A road to nowhere
When Colin O'Neil decided to buy a new caravan he never imagined it would
lead to financial disaster, poor health and a three-year ongoing battle to
O'Neil says he purchased the $80k van in 2014 after seeing the model at a caravan and RV show. He'd recently retired and he and his wife wanted to
upgrade to a new van for their holiday to WA. They were keen on a van they
saw with an en suite and washing machine and were promised to have the van
they liked manufactured and delivered in time.
A caravan being towed after a gas explosion
O'Neil says the first red flag was when they went to pick up the van and
were told there was no washing machine and that it would be fitted at a
later date. The couple took the van anyway and headed off on their first
Within days they noticed that the floor was wet and quickly discovered the
van was letting in water as it was poorly sealed.
Before they could think about the leaks, O'Neil says the electrics "packed
it in" while they were travelling in South Australia. He phoned what he had
been told was a 24/7 support line for roadside assistance but says the
number didn't exist.
After calling the manufacturer directly he was then told he'd have to take
the van to Alice Springs for repairs. When neither repairer there was
suited to caravan repairs he was then told to take the van to Geraldton in
WA. It was there O'Neil says the repairer told him that his "new van" was
more likely to be over a year old with fittings inside that were older
Back in Sydney O'Neil contacted Fair Trading NSW for advice and said that
every attempt to speak to the manufacturers was thwarted. Eventually he
took his case to an NCAT (NSW Civil and Administrative Tribunal) hearing where
the manufacturer agreed to repair the van in a few weeks and provide O'Neil
with a loan van.
O'Neil says the repairs took months not weeks and the loan van never
materialised. When he finally got his van back he says the electrics
and the brakes started to play up again and leaking continued to plague the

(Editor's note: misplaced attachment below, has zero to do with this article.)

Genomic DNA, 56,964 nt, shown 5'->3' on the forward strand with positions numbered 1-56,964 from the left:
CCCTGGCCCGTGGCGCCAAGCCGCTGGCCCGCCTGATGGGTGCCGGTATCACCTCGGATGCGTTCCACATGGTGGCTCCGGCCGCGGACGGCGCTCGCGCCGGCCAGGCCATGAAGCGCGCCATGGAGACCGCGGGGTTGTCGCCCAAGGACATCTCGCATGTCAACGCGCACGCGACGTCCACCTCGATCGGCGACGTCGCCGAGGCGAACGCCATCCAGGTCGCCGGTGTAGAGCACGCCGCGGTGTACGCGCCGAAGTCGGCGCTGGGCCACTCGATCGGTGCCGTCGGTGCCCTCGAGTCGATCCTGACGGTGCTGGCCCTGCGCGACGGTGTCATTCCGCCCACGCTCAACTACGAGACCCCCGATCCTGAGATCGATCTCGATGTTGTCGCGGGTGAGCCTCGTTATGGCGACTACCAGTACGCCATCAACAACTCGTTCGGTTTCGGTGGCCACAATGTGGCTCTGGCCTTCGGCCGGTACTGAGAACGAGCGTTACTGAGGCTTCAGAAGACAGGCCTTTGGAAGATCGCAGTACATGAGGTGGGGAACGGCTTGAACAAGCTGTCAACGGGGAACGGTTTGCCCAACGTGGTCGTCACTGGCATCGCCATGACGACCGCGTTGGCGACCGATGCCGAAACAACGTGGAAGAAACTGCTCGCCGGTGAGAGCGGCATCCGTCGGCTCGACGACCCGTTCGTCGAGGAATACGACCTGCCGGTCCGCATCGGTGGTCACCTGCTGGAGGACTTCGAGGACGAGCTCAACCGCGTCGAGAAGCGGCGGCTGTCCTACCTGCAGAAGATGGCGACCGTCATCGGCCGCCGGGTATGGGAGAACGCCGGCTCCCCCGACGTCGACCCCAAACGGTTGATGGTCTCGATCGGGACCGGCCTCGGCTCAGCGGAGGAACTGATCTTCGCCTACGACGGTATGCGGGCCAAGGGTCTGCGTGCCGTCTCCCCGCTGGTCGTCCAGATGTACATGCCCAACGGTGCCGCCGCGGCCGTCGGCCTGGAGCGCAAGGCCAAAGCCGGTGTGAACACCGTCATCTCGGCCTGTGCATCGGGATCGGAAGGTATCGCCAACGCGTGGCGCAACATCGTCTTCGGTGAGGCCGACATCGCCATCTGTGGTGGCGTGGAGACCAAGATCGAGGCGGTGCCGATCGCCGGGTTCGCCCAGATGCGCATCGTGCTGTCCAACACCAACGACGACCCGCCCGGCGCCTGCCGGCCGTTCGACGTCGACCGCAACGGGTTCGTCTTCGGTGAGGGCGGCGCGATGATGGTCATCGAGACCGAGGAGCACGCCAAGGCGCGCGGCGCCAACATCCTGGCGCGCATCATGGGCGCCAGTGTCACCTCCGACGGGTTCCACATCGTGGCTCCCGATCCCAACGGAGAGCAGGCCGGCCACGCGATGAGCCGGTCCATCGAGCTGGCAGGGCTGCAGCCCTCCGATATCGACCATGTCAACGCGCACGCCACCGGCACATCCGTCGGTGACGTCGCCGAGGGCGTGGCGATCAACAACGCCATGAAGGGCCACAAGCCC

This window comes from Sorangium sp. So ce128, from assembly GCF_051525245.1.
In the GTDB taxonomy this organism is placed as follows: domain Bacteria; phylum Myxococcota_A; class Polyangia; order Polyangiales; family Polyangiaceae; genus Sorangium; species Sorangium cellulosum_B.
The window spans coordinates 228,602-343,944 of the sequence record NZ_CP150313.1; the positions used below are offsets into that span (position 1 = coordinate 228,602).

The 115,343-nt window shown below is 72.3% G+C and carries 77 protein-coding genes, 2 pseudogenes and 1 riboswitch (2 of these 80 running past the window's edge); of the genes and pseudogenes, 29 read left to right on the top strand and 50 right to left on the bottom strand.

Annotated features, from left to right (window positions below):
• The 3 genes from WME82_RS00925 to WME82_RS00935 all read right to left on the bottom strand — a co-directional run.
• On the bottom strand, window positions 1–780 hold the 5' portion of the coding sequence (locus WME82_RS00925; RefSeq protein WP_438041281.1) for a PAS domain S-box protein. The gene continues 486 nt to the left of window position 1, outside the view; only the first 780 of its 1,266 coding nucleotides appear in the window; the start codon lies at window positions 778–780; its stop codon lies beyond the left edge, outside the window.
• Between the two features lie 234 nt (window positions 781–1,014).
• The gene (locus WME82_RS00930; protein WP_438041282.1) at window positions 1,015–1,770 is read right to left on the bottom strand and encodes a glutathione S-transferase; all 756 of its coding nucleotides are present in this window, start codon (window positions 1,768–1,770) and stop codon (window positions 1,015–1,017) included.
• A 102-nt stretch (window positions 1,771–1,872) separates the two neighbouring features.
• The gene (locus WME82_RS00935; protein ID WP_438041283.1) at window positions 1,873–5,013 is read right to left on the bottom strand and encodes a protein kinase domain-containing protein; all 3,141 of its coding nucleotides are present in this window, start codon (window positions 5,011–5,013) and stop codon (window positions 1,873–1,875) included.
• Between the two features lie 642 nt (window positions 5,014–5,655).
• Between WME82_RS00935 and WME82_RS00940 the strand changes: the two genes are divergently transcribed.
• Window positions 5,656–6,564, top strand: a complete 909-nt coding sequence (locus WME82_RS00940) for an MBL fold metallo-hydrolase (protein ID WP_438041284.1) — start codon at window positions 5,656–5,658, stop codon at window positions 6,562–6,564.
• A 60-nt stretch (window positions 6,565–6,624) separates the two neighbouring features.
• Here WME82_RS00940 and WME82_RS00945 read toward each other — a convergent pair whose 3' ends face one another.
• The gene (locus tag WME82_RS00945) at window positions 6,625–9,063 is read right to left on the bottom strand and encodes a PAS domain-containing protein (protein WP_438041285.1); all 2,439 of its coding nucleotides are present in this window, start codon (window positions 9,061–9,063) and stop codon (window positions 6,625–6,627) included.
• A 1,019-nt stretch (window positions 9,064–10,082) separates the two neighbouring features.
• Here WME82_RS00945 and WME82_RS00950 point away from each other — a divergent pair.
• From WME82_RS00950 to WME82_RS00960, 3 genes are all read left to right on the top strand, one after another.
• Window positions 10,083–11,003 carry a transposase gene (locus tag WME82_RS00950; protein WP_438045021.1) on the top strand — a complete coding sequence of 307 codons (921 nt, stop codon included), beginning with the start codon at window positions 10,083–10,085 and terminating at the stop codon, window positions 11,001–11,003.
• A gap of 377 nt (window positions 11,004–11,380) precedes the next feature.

van. The door to the van was also faulty and O'Neil said he had to avoid
turning left too hard when driving as the brakes would lock up.
O'Neil then took the (still faulty) caravan to Darwin to live in while he
took a job for a few months. Not long after he arrived he had a massive
heart attack and was airlifted back to Sydney. His family then had to
organise to bring the van back to Sydney.
Three years since O'Neil bought his 'new' van he says it is now sitting in
his front garden, completely unusable and he is still out of pocket. He
says despite all his efforts and the tribunal finding, he's still
received no compensation or any offer of a refund or replacement. He says
his only option is to take the matter back to NCAT but is unsure if he can
afford the time and money. (He says his first NCAT hearing cost him over a
thousand dollars and weeks of his time.)
O'Neil says he's just lost heart battling for justice. "All we wanted was
a holiday. I wanted to retire and enjoy my time – instead I'm left in debt
and stressed and with three years of wasted time fighting for my rights,
yet the company that did this to me is still trading."
"This is why so many people like me with dodgy vans just give up – it takes
so much time, they get the runaround and they end up selling the van and
trying to get back some of their money and then that problem van ends up
getting sold to someone else. The fact is my van never worked properly from
the beginning – it still looks good on the exterior but the reality is that
it's a deathtrap.
Tracy Leigh set up her Facebook group Lemon Caravans & RVs in Aus after
she says she experienced serious problems within hours of buying a brand
new $72k van in 2015 and is still chasing a resolution. Her page now has
more than 16,300 members and continues to grow as more unhappy owners seek
advice on what to do with their lemon vans.
Leigh says she's been overwhelmed by the stories she's heard about
severely defective camper trailers, caravans and RVs. And according to her,
price makes no difference when it comes to quality. "You can pay over $100k
and still get a lemon," she says.
A two-year-old caravan being towed after suspension failure
And where do the problems stem from? She describes the industry as being a